+
 +
While analysing the subject of anumāna, the writers on Nyāya have given several varieties of the same such as svārtha and parārtha or purvavat and śeṣavat and so on. However, these subtle distinctions do not serve any practical purpose in life, though they may be resorted to in philosophical disputations.
 +
 +
3) Upamāna (Comparison)
 +
 +
Upamāna has been defined as the process of naming objects through a given description. For example, a man who does not know what a gavaya (wild cow) is, may be told by a forester that it is an
 +
 +
animal very similar to the domestic cow. If, subsequently, he happens to see such an animal in a forest, and immediately recognizes it as a gavaya, his knowledge will be due to upamāna.
 +
 +
Some schools of philosophy do not accept upamāna as an independent source of knowledge whereas others consider it as a form of anumāna itself.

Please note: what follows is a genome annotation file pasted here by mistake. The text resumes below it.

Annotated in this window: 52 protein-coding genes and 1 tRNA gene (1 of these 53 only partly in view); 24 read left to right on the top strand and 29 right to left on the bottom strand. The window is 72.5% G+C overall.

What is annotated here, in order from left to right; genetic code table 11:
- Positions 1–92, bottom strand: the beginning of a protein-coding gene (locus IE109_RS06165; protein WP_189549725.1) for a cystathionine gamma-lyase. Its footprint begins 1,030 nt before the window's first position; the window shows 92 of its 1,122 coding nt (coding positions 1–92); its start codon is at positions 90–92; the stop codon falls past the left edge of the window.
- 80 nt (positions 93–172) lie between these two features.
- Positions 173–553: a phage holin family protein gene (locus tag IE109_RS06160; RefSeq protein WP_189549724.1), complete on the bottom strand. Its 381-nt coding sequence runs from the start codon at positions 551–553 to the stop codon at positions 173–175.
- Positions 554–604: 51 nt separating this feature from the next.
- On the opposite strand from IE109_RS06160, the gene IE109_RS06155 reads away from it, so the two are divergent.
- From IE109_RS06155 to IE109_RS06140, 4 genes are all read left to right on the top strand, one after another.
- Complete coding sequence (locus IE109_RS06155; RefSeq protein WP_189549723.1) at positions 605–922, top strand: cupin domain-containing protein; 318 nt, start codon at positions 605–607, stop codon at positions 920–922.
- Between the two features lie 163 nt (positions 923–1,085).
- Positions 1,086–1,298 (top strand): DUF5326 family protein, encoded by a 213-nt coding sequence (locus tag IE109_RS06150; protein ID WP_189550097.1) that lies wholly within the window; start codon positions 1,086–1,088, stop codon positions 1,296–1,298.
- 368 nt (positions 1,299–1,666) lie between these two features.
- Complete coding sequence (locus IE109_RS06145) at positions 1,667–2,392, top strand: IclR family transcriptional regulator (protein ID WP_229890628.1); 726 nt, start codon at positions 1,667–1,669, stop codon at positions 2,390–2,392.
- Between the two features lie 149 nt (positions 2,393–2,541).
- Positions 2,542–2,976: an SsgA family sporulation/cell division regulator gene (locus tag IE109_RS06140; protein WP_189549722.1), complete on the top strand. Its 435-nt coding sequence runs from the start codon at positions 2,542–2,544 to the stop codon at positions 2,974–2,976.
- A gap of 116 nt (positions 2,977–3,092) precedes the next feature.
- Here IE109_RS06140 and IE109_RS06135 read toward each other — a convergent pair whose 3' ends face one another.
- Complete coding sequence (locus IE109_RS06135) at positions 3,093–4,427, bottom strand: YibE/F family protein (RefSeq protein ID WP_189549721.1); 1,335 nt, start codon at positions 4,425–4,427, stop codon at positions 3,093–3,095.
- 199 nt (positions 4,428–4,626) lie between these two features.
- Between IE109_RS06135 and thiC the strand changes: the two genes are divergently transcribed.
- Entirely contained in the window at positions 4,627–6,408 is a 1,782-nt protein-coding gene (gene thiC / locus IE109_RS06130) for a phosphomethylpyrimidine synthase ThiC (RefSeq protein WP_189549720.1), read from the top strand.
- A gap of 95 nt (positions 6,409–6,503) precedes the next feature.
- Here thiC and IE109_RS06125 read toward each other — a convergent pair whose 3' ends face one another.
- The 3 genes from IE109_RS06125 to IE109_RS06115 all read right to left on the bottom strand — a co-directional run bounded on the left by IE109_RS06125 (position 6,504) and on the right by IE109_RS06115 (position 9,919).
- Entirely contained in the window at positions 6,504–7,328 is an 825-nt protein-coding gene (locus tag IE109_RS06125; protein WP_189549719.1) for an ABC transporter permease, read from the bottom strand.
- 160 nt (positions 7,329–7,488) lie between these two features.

+
 +
4) Sabda (Verbal Testimony)
 +
 +
Sabda or verbal testimony is defined as the assertion of a trustworthy person and is recognised as the last of the pramāṇas.
 +
 +
Sabda may concern dṛṣṭārtha (relating to perceptible objects) or adṛṣṭārtha (relating to imperceptible things).
 +
 +
The latter includes supersensible realities like the scriptural statements about God, soul and immortality. Hence the Sruti or the Vedas are considered Sabda in the highest sense.
 +
 +
Since śabda or verbal testimony is revealed through sentences, the logical structure of a sentence is one of the topics discussed at length in the Nyāya philosophy. The construction of an intelligible sentence must conform to four conditions: ākāṅkṣā (expectancy); yogyatā (mutual fitness, absence of contradictions); sannidhi (suitable proximity between the different words of a sentence); and, tātparya (intended meaning).